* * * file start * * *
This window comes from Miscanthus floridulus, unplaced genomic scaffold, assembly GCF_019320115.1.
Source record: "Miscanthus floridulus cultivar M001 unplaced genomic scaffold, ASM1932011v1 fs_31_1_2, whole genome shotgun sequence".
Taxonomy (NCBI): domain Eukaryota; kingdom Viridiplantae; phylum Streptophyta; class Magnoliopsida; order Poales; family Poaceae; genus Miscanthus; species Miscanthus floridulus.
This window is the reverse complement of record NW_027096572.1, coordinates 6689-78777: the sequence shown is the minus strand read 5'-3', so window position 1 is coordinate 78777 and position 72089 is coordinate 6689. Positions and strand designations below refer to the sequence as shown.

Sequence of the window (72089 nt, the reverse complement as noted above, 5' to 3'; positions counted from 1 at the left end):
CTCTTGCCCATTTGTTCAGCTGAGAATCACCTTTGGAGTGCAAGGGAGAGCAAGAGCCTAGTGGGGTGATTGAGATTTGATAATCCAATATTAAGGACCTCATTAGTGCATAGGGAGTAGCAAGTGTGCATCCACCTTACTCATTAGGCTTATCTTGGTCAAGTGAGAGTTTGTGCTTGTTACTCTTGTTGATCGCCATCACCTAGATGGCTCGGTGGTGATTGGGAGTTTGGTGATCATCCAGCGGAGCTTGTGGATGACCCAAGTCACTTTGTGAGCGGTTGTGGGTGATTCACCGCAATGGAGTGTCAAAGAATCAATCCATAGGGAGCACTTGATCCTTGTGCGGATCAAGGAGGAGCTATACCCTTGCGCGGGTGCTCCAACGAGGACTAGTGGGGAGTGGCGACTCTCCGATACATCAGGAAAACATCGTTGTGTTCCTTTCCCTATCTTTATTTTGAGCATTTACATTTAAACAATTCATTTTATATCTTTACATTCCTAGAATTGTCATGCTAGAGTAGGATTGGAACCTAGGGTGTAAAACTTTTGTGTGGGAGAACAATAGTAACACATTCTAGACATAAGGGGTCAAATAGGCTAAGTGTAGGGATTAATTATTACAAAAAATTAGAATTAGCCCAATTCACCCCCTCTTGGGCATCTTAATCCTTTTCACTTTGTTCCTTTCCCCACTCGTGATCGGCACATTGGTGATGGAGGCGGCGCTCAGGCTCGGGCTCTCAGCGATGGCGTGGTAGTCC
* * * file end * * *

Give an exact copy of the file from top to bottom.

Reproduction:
This window comes from Miscanthus floridulus, unplaced genomic scaffold, assembly GCF_019320115.1.
Source record: "Miscanthus floridulus cultivar M001 unplaced genomic scaffold, ASM1932011v1 fs_31_1_2, whole genome shotgun sequence".
Taxonomy (NCBI): domain Eukaryota; kingdom Viridiplantae; phylum Streptophyta; class Magnoliopsida; order Poales; family Poaceae; genus Miscanthus; species Miscanthus floridulus.
This window is the reverse complement of record NW_027096572.1, coordinates 6689-78777: the sequence shown is the minus strand read 5'-3', so window position 1 is coordinate 78777 and position 72089 is coordinate 6689. Positions and strand designations below refer to the sequence as shown.

Sequence of the window (72089 nt, the reverse complement as noted above, 5' to 3'; positions counted from 1 at the left end):
CTCTTGCCCATTTGTTCAGCTGAGAATCACCTTTGGAGTGCAAGGGAGAGCAAGAGCCTAGTGGGGTGATTGAGATTTGATAATCCAATATTAAGGACCTCATTAGTGCATAGGGAGTAGCAAGTGTGCATCCACCTTACTCATTAGGCTTATCTTGGTCAAGTGAGAGTTTGTGCTTGTTACTCTTGTTGATCGCCATCACCTAGATGGCTCGGTGGTGATTGGGAGTTTGGTGATCATCCAGCGGAGCTTGTGGATGACCCAAGTCACTTTGTGAGCGGTTGTGGGTGATTCACCGCAATGGAGTGTCAAAGAATCAATCCATAGGGAGCACTTGATCCTTGTGCGGATCAAGGAGGAGCTATACCCTTGCGCGGGTGCTCCAACGAGGACTAGTGGGGAGTGGCGACTCTCCGATACATCAGGAAAACATCGTTGTGTTCCTTTCCCTATCTTTATTTTGAGCATTTACATTTAAACAATTCATTTTATATCTTTACATTCCTAGAATTGTCATGCTAGAGTAGGATTGGAACCTAGGGTGTAAAACTTTTGTGTGGGAGAACAATAGTAACACATTCTAGACATAAGGGGTCAAATAGGCTAAGTGTAGGGATTAATTATTACAAAAAATTAGAATTAGCCCAATTCACCCCCTCTTGGGCATCTTAATCCTTTTCACTTTGTTCCTTTCCCCACTCGTGATCGGCACATTGGTGATGGAGGCGGCGCTCAGGCTCGGGCTCTCAGCGATGGCGTGGTAGTCC